• Directory of Taiwan

China Times: Low salary problems

China Times: Low salary problems

The low salaries paid to Taiwan's quality talent have become a constraint on the country's economic growth.

The annual International Institute for Management and Development (IMD) World Talent Ranking for 2015 showed Taiwan at 23rd among the 61 countries or areas listed, which was an improvement from 27th last year. But in the sub-indicator of brain drain, Taiwan remained at 50th, same as last year, which indicated a dearth of skilled personnel.

The Global Talent 2021 survey by business consultancy Oxford Economics has predicted that by 2021, Taiwan will become the most talent deficient country among the 46 in the survey, due to a brain drain and its failure to attract foreign talent.

Low salaries are the main factor driving the outflow of talent from Taiwan. The issue of adjusting the salary structure in the country to deal with the problem should be a major concern for both the ruling Kuomintang and the opposition Democratic Progressive Party.

From a short-term perspective, Taiwan workers have seen a slight increase in salaries this year. According to the Directorate General of Budget, Accounting and Statistics (DGBAS) data, the average monthly wage of workers stood at record high NT$38,631 in the first three quarters of this year, a 1.36 percent increase year-on-year.

However, from a long-term perspective, the country is plagued by a long standing problem of wage stagnation resulting from conflicting economic and talent development policies.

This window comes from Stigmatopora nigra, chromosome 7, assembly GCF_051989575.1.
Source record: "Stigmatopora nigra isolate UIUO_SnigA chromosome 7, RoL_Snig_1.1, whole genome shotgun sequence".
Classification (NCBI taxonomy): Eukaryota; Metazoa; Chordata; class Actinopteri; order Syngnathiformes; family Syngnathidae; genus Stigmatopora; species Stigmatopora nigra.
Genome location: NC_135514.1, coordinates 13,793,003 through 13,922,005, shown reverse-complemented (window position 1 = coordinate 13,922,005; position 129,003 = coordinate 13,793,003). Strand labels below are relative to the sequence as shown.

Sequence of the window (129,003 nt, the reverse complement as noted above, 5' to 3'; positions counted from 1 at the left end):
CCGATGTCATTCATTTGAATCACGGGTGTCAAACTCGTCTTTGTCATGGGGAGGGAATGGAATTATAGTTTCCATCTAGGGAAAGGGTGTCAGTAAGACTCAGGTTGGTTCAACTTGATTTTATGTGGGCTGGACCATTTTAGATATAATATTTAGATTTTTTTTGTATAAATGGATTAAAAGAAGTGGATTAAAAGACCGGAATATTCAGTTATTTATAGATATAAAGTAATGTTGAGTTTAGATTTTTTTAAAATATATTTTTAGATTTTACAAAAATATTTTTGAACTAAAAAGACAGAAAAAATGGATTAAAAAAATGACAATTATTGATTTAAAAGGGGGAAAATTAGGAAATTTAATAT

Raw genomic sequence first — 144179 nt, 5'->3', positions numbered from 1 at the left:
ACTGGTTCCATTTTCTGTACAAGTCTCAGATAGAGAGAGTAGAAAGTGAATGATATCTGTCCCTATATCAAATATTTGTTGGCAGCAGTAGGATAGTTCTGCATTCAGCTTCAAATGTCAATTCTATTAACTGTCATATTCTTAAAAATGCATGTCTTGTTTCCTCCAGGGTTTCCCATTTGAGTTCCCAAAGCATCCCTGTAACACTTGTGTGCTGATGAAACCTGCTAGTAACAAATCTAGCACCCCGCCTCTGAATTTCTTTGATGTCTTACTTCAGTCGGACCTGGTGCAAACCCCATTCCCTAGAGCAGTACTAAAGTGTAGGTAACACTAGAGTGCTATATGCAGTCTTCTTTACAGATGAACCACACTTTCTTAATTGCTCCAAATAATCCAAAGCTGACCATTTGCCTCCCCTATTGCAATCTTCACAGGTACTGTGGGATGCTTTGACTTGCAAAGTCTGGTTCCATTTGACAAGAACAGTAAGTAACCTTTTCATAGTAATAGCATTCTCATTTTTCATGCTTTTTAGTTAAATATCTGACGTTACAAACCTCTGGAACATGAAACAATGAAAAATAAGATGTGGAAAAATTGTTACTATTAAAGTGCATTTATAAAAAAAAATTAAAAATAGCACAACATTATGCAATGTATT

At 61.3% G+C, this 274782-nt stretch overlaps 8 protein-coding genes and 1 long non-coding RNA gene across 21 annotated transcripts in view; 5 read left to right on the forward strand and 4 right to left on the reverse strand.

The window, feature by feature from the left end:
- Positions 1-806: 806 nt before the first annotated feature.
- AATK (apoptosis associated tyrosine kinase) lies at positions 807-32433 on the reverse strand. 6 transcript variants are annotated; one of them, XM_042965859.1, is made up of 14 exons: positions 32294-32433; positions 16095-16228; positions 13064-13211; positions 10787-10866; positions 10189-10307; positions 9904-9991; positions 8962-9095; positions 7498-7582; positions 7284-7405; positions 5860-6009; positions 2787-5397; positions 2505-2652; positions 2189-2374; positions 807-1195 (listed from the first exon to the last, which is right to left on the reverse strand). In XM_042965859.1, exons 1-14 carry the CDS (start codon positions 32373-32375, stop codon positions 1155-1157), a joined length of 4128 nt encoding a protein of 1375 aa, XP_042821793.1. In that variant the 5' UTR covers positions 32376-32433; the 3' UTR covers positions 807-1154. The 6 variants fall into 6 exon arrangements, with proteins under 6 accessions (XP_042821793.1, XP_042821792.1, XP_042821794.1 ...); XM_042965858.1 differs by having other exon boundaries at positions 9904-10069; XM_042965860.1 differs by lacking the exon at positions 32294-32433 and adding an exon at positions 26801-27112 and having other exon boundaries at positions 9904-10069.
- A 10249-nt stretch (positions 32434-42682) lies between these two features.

To address the issue, the relevant parties will have to take an encompassing view of the situation.

First, it should be understood that salary levels are unrelated to short-term economic growth. The key economic data released so far this year points to a weak economy. However, these statistics can be misleading and some of the facts behind the figures are often ignored.

Taiwan's economic downturn this year has been linked to a steady drop in its exports due apparently to the growth of China's red supply chain. However, the weak exports may actually be a result of the sluggish global economy, falling oil prices and depreciation of the Taiwan dollar.

In fact, companies listed on the local main board and the over-the-counter (OTC) market saw improved profitability in the first nine months of the year, with more than 1,550 of them posting NT$1.5 trillion (US$45.73 billion) in aggregate pretax profit for the nine-month period, up 6.52 percent from a year earlier. This means Taiwanese enterprises remain on track to achieve profitability for the full year despite the weak domestic economy. The key lies in sharing those profits with employees by raising salaries.

Currently, despite the strong performance of Taiwan's manufacturing sector, the overall economy is sluggish and salaries are frozen mainly because of the stagnation of the services industry.

The services industry's output value accounts for 70 percent of the nation's GDP, while workers in that sector make up about 60 percent of the country's workforce. However, most of the companies in that sector are small and medium-sized enterprises that are not usually internationally competitive, cannot pay high salaries, or attract top-end employees. This leads to a massive exodus of high-quality talent.

In addition, many young graduates who are reluctant to work in the manufacturing industry prefer to seek jobs in the services sector, creating an oversupply of manpower, which is not conducive to salary hikes.

The two main political parties and all the candidates in the Jan. 16 presidential and legislative elections should understand what the problems are and devise measures such as taxation and incentive systems to encourage businesses, particularly those in the services industry, to raise salaries and help them go global. Editorial abstract -- Dec. 21, 2015 (By Evelyn Kao)

Updated : 2021-09-19 09:20 GMT+08:00